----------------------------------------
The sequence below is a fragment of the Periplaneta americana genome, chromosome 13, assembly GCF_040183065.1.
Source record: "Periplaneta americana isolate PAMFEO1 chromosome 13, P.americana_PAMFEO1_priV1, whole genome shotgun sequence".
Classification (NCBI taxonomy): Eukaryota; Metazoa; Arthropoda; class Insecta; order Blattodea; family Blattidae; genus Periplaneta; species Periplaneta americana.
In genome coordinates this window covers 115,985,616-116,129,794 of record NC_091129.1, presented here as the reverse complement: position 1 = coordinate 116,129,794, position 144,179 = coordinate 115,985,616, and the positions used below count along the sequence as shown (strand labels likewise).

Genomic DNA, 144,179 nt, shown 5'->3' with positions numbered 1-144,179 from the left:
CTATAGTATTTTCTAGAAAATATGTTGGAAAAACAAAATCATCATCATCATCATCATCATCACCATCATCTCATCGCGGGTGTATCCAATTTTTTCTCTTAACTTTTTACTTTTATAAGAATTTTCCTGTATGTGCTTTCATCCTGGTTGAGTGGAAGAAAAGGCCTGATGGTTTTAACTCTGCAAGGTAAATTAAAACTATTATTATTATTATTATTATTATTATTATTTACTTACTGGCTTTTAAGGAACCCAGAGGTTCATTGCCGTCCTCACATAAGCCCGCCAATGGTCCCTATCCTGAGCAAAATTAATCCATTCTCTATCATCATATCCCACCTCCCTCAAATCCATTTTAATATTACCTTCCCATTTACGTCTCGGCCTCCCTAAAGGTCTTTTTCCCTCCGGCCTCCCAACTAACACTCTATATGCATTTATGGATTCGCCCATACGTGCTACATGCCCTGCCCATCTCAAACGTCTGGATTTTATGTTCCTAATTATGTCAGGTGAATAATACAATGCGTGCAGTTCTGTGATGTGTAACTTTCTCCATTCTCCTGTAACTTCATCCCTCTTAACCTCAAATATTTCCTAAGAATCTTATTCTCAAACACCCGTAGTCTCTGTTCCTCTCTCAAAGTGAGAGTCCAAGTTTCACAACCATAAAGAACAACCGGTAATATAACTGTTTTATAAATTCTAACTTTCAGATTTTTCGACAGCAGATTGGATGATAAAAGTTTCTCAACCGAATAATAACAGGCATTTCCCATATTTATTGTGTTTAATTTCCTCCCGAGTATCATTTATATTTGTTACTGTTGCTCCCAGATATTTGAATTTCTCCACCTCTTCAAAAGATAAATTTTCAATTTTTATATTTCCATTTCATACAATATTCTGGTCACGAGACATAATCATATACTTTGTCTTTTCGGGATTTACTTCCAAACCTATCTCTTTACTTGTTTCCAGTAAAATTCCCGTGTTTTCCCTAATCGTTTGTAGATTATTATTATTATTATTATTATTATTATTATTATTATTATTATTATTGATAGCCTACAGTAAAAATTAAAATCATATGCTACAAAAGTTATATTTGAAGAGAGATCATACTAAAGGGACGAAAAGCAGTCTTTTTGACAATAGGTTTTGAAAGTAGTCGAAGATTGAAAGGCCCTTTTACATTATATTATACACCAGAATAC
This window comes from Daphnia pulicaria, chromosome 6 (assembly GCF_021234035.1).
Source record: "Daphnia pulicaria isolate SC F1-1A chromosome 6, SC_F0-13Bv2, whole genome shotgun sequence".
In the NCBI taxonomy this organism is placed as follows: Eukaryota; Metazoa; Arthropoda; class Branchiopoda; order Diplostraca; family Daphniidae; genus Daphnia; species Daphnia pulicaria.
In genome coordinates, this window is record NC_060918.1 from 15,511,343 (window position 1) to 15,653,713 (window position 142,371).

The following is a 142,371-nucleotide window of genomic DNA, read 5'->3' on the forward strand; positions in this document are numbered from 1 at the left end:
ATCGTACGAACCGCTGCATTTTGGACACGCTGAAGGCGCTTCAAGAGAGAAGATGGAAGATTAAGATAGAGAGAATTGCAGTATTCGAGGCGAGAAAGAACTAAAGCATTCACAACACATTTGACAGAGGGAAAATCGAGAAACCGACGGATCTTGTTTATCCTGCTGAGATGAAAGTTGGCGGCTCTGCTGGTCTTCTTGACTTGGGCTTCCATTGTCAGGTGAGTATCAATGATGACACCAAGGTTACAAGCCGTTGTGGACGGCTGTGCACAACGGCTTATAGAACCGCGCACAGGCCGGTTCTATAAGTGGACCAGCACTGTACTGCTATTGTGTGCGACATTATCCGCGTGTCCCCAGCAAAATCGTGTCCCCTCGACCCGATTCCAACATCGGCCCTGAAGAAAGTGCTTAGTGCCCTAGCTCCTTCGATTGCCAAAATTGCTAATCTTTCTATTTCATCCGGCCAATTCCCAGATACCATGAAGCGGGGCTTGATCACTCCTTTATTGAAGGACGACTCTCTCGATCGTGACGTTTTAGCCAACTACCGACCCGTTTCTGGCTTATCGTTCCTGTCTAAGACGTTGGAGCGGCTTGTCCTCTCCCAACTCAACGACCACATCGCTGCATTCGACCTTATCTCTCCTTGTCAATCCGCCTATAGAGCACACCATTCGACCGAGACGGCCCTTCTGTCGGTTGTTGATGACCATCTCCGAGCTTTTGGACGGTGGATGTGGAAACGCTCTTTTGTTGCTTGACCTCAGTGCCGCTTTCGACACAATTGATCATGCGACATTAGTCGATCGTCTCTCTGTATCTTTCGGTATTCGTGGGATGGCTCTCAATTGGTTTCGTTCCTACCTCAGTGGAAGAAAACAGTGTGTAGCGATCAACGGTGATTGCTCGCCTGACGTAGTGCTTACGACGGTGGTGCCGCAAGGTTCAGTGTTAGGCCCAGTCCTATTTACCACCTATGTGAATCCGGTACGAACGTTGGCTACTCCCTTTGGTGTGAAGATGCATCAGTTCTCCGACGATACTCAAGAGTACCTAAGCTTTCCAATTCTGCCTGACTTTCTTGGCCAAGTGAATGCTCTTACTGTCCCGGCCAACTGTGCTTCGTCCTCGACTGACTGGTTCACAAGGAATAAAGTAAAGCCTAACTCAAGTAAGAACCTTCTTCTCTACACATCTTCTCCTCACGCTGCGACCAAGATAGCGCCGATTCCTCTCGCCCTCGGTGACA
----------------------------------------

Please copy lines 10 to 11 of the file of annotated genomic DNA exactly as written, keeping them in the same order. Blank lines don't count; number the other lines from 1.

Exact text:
In genome coordinates, this window is record NC_060918.1 from 15,511,343 (window position 1) to 15,653,713 (window position 142,371).

The following is a 142,371-nucleotide window of genomic DNA, read 5'->3' on the forward strand; positions in this document are numbered from 1 at the left end: